Work the British Won't Do

In all the discussion about the drawbacks of single-payer health systems, there was one argument I had never considered before, in addition to the waiting lists, the criminalization of consensual trade between doctors and patients, etc. It was brought to my attention by remarks Mark Steyn made on the Hugh Hewitt show. He notes, incredibly, that 58 percent of Britain’s new doctors in 2003 came from other countries. Britain still produces native doctors to be sure, but many of the best ones come to the U.S. to practice.

While Mr. Steyn depicts this as a national-security issue, to me the most interesting part is what it says about future medical quality and innovation. Britain’s doctor shortage is essentially a price-control problem. That state-imposed price controls cause waiting lists for health services, especially in Britain, is a well-known problem. But perhaps a greater effect of nationalizing medicine is that medicine itself becomes seen to economic agents as a less useful activity, because the government is so big on controlling costs. And so medicine itself becomes less remunerative, and so the number of doctors declines, unless (as in Britain) low-cost doctors can be found overseas. To use the language of the American immigration debate, medicine in Britain is increasingly a job Britons are unwilling to do, like gardening in Los Angeles.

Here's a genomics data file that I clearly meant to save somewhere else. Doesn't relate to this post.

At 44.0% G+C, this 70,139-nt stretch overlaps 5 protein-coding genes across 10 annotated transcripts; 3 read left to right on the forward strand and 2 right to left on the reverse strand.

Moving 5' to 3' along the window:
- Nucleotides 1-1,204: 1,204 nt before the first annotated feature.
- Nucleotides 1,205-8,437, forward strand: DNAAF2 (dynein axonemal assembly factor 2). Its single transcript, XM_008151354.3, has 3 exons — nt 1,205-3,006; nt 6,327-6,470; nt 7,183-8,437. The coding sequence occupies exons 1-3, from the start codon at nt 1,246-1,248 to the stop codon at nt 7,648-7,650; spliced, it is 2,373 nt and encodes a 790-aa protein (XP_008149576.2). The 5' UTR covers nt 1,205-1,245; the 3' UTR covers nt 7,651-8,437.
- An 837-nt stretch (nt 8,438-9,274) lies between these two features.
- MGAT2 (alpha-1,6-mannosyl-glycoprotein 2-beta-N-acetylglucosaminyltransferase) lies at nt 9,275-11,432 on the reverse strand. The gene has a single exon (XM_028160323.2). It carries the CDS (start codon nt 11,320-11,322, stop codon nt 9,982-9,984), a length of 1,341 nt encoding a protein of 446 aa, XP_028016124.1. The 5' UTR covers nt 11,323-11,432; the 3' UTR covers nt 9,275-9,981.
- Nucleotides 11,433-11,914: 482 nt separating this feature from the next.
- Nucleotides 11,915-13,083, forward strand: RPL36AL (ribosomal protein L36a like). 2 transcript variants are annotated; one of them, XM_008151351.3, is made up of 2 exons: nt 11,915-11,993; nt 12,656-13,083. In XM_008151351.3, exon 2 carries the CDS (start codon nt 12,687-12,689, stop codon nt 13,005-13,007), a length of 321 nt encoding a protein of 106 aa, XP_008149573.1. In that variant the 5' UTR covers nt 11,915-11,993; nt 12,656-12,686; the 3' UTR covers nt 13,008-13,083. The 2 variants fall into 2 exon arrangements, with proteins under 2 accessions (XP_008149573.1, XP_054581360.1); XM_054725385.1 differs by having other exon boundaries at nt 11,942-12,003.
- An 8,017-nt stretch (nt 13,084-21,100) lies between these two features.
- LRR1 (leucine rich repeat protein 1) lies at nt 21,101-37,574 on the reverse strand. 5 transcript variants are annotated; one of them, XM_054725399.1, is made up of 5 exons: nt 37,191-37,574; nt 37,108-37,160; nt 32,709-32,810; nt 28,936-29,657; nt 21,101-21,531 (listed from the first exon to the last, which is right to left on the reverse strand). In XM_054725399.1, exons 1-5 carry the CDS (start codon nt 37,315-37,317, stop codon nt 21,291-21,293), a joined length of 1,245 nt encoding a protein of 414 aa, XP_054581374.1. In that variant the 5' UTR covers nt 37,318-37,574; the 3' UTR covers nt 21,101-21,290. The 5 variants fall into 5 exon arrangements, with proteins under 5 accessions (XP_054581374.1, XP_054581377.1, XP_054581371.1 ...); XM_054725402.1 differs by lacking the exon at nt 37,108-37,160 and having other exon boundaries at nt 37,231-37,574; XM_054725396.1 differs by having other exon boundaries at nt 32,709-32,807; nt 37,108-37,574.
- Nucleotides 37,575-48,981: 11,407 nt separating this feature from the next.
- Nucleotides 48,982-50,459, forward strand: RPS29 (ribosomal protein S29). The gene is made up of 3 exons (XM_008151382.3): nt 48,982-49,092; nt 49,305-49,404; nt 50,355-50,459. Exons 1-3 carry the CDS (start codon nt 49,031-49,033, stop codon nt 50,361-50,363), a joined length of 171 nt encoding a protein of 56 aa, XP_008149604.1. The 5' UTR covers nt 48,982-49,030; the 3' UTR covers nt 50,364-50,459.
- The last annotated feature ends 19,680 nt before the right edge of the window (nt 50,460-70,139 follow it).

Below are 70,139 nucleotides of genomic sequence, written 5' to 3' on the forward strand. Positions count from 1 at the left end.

Prices tell us things – the value of using resources, including talent, for alternative activities, for example. Medicine is expensive in part because it’s so valuable (what is our willingness to pay, after all, to have our cancer put into remission or our painful hip replaced?), and “controlling costs” tells entrepreneurs that this is not such a valuable service after all. I have written before about how the U.S. switching to a single-payer system would be disastrous for medical innovation because the U.S. consumer’s willingness to pay in what is still a reasonably market-based system now motivates a huge amount of global medical innovation. The destruction of medical progress would be the greatest, although largely invisible, cost of completing the government takeover of the U.S. health system. Markets balance, as they should, cost of production and value to consumers. By obsessing only about the former, government-run health care destroys far too much of the latter.


Thursday, July 05, 2007

Is Europe Turning Around?

I am currently reading Walter Laqueur’s The Last Days of Europe. It tells a story not familiar to many, but certainly to me and my students – of European decline, perhaps terminal. Western Europe has been economically and demographically on the skids for some time. Declining populations of young people, overextended welfare states, and substantial restrictions on job creation have combined to create a climate of pessimism and promoted emigration by the most ambitious. It joins other work such as America Alone, Menace in Europe, While Europe Slept and The Force of Reason in predicting that Europe as we know it is finished, sinking under a flood of economic depression and unassimilated immigrants.